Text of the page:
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Africa Hunting

The only limits seem the numbers bred and hunter recruits

In the last few months, some interesting developments have occurred within the usually closed ranks of trophy hunters – two people with some standing in hunting circles have openly condemned canned lion trophy hunting.

On January 7th this year Peter Flack, an influential hunting blogger, put an article on his website highly critical of both the practice and the about-face made by the Professional Hunter’s Association of South Africa (PHASA) on canned hunting. A PHASA Policy Statement in 1999 declared:

  1. PHASA hereby states categorically and unequivocally that it does not consider the practice of “canned lion shooting” to be a form of hunting.
  2. PHASA is in agreement with civil society that adequate legislation should be introduced by the relevant authorities to put an end to “canned lion shooting”.
  3. PHASA deems an animal to be canned, when that animal cannot sustain itself, breed freely and be hunted under the principles of fair chase.

This likely followed from the fallout caused by the Cook Report expose of canned hunting in 1998.

In 2006, bemoaning that PHASA members were still engaging in canned lion hunts, the organization issued a stern directive - “… any member who may be involved in the shooting of captive bred lions is requested to refrain from such activities or resign his/her membership of PHASA”. Stewart Dorrington, PHASA president 2005-2007 stated that “… PHASA has taken a very strong stand against the hunting of captive bred lions and we reject the hunting of any captive bred large predator under any conditions … We don’t want canned lions! It discredits hunting and it serves no conservation purpose!”

Such lofty statements, however, were not backed up by actions – and in any case, PHASA is only one of several professional hunters’ associations in South Africa. And late last year PHASA aligned itself completely with the South African Predator Breeders Association to remove all objections from canned hunting – except that the client must be told that it is a captive bred animal in his/her telescopic sights.

Peter Flack accused PHASA of selling out to the “money-making machine of canned lion shooting” and invoking “political support for this position by some of the conservation/environmental departments in South Africa’s nine provinces”. Flack goes on to say that canned hunting will not reduce hunting pressure on wild lions, has no conservation value, and that all the money earned simply ends up in the pockets of the lion breeder and the professional hunter.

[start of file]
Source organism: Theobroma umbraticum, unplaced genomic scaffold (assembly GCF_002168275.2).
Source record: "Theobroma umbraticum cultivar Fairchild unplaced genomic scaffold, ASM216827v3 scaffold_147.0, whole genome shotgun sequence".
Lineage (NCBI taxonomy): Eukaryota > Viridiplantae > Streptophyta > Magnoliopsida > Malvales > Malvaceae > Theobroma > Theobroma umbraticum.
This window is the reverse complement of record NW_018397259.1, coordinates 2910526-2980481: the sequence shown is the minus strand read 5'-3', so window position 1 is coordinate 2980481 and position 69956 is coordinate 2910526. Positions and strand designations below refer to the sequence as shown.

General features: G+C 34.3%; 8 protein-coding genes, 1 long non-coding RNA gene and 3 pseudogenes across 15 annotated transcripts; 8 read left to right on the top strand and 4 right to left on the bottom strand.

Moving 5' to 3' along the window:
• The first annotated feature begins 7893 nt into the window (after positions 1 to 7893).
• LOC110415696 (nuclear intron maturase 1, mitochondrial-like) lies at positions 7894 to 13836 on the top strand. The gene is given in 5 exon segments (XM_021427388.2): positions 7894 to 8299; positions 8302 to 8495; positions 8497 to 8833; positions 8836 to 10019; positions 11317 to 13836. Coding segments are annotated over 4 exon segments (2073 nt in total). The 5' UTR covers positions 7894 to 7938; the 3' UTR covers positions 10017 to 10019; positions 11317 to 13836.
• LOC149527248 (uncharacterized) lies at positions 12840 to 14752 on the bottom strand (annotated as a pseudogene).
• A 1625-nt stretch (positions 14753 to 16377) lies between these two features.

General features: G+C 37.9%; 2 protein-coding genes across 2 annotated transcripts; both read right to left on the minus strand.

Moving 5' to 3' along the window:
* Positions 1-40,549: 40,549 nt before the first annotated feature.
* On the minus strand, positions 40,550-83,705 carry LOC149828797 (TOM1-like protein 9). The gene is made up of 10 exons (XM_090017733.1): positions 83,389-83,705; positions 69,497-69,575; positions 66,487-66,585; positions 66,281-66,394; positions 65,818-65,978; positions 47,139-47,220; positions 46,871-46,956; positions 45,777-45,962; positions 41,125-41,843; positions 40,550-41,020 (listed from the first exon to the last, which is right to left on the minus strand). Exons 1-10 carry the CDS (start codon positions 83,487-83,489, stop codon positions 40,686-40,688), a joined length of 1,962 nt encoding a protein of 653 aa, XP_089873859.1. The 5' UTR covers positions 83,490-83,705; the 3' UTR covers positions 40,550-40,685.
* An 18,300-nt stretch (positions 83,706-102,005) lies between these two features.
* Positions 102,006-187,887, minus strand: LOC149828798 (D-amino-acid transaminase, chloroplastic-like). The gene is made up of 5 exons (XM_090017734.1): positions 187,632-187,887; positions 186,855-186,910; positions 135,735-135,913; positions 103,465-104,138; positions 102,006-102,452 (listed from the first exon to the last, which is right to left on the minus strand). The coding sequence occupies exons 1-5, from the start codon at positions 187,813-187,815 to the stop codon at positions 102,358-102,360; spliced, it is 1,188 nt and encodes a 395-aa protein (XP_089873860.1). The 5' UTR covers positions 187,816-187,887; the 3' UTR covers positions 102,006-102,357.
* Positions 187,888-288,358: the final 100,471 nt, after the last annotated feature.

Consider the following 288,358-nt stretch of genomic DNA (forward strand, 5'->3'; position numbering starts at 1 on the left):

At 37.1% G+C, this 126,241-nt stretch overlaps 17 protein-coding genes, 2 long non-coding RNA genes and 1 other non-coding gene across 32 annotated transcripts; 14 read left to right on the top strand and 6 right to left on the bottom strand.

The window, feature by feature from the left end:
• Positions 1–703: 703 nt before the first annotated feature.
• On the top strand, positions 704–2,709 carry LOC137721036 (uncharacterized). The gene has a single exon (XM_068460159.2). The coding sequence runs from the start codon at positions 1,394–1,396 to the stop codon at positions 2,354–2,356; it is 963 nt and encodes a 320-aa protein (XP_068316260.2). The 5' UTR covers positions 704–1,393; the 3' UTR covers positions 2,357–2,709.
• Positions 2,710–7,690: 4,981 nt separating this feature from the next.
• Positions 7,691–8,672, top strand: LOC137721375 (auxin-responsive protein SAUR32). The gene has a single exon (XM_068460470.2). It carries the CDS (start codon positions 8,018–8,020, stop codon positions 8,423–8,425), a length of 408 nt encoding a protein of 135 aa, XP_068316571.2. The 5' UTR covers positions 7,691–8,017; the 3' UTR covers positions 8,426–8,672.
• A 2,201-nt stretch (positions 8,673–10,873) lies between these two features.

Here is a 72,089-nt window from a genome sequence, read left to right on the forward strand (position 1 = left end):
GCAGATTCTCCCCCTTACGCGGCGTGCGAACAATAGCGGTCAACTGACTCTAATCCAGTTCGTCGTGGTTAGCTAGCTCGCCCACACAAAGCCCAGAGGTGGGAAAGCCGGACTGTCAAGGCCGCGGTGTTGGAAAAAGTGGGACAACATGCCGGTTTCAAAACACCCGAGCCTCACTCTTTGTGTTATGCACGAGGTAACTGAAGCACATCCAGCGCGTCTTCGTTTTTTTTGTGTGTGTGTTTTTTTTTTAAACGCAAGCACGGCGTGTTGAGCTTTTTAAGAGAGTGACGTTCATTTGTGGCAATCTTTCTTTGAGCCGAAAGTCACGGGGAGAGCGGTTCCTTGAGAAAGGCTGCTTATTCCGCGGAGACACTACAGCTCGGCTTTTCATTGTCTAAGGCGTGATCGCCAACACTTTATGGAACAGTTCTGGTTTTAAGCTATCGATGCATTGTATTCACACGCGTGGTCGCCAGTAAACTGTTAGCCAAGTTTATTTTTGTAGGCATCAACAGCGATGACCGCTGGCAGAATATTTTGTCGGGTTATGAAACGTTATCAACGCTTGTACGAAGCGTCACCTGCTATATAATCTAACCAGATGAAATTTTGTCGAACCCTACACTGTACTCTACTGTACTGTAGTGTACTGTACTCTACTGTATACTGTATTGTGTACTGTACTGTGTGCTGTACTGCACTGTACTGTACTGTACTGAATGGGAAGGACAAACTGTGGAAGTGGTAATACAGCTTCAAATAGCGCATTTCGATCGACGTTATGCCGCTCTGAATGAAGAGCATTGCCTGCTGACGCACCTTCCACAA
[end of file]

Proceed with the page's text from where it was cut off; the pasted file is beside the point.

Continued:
In another criticism of canned lion hunting, Ronnie Rowland, past President of PHASA had the following to say about the practice about a month ago:

“Captive-bred lion shooting … transgresses the boundaries of fair chase hunting, endangers the essence of hunting and at the same time allows the erosion of our moral foundations. Has anyone realized that the acceptance of captive bred lion shooting also requires a change in this Code of Conduct since fair chase hunting is in total contradiction with the acceptance of captive bred lion shooting. [I will] have no choice but to resign as an honorary life member should the principle of fair chase hunting be disregarded in favor of the lion debacle and there are many like-minded members who will also be put before this choice. Once we allow material gain to supersede moral values, our world in general and hunting in particular is doomed. Prudent decisions alone, e.g. captive bred lion execution and line breeding of mutants, will kill hunting! The breeding of lions in captivity [for hunting] … has no moral base, no conscience and is purely based on materialistic considerations”.

Neither Rowland nor Flack mention much about the history of canned lion hunting in South Africa, which is likely to have been going on for some time. CITES export records date back to about 1977, and indicate that South Africa has always been exporting lion hunting trophies far in excess of what would have been available from wild populations. Some of the earliest known lion breeding operations, like Sandhurst Safaris, likely began operating lion hunts in the 1980s.

Bigger graphThe graph shows the trends in South Africa’s lion trophy exports – a slow increase from the 1980s through the 1990s and then an exponential rise after 2001. The big increase in 1994 indicates that the canned lion industry was well established by that date – breeders were selling off their stocks to hunters at cut prices at the time of political uncertainty about their continued operations after Mandela was elected President and the ANC came to power.

The graph also shows that despite any “condemnation” by PHASA in 1999 and 2006, canned lion hunting remained well established and in fact flourished. Canned lion hunting clients are required to be accompanied by a professional hunter, thus ensuring their income. Moral objections seem to have little traction when it comes to the lure of easy money.

What is also abundantly clear from the graph is how completely ineffectual any efforts to curb the practice of canned hunting have been in the past. The only limits imposed (during the past five years) seem to have come from the number of captive lions in the breeding pool and perhaps the number of trophy hunters available to be recruited. As mentioned, PHASA has now done an about-face and has accepted canned lion hunting as an activity here to stay. “Purist” hunters bemoaning the slaughter of captive bred animals were simply outvoted, and the majority of South African politicians see nothing wrong with the practice.

There is clearly much more work to be done to achieve progress.

Picture credit:Africa Hunting

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Posted by Chris Macsween at 12:26

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